Canadian Prime Minister Justin Trudeau said Wednesday that the United States and Canada had agreed to close their 5,500-mile border to "all nonessential travel" as the deadly coronavirus outbreak continues to spread.

Trudeau spoke after President Donald Trump tweeted the plan to close earlier Wednesday. The world's longest undefended border was being closed with the "mutual consent" of Canada, Trump said, and would not impact trade.

Trudeau agreed the decision was mutual. He vowed to "ensure the smooth flow of goods and essential materials and medication." He described new spending to ease the impacts of the coronavirus outbreak on Canadians.

Trudeau spoke outside Rideau Cottage, an official residence in Ottawa, where he has been working in self-isolation since his wife, Sophie Grégoire Trudeau, tested positive for covid-19 last week.

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Trudeau said the border restrictions "will last in place as long as we feel that they need to last. We will again closely coordinate on that as well."

The Canadian Broadcasting Corp. said a start date would be announced soon.

Canada has confirmed around 600 cases of the coronavirus, according to a count kept by the Johns Hopkins University. At least eight people have died. The United States has confirmed more than 6,400 cases, with patients now in all 50 states and the District of Columbia. More than 110 people have died.

Trudeau announced the closure of Canada's borders to most travelers on Monday, but exempted U.S. citizens, Canadian citizens and permanent residents. Nearly 200,000 people cross the border each day, Deputy Prime Minister Chrystia Freeland said Tuesday.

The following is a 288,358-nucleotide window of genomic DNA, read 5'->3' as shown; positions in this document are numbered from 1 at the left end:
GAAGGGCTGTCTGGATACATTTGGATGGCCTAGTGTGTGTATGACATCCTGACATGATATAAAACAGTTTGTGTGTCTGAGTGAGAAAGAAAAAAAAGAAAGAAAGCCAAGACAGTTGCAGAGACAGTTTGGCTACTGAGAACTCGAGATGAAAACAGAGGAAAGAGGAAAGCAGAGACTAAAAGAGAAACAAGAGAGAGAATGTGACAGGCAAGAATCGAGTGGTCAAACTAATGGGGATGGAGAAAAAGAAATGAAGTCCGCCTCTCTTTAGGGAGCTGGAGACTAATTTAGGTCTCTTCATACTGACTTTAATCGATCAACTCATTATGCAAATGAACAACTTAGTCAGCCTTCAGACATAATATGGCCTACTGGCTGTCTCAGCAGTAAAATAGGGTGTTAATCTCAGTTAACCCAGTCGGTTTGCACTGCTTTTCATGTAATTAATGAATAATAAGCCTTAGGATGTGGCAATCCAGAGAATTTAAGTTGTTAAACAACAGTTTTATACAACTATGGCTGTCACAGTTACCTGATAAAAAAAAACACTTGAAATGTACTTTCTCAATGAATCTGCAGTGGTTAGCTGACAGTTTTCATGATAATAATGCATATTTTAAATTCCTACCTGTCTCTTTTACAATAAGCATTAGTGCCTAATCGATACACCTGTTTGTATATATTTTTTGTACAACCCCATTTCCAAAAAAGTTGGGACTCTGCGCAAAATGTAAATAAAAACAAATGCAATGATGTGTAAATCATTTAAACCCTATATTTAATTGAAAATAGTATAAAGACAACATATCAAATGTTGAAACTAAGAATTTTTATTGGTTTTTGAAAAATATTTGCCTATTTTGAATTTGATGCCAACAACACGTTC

U.S. residents spent more than $6 billion in Canada in the first three quarters of 2019. In December, more than 2.3 million vehicles entered Canada from the United States. More than 1.6 million were Canadian vehicles returning to the country. U.S. trade in goods with Canada exceeded $600 billion in 2019.

The move was similar to a decision made by the European Union this week, which temporarily banned most foreign travelers.

Trudeau had indicated that a closure of the Canadian border with the U.S. could be an option.

Trudeau told the Canadian Broadcasting Corp. last week that Canadian officials were "in the midst of co-ordinating with the Americans, obviously, on our borders, on our actions. We'll continue to evaluate what we can do and how we can keep Canadians in security and we won't close the door on any idea."

This article was written by Rick Noack, a reporter for The Washington Post.

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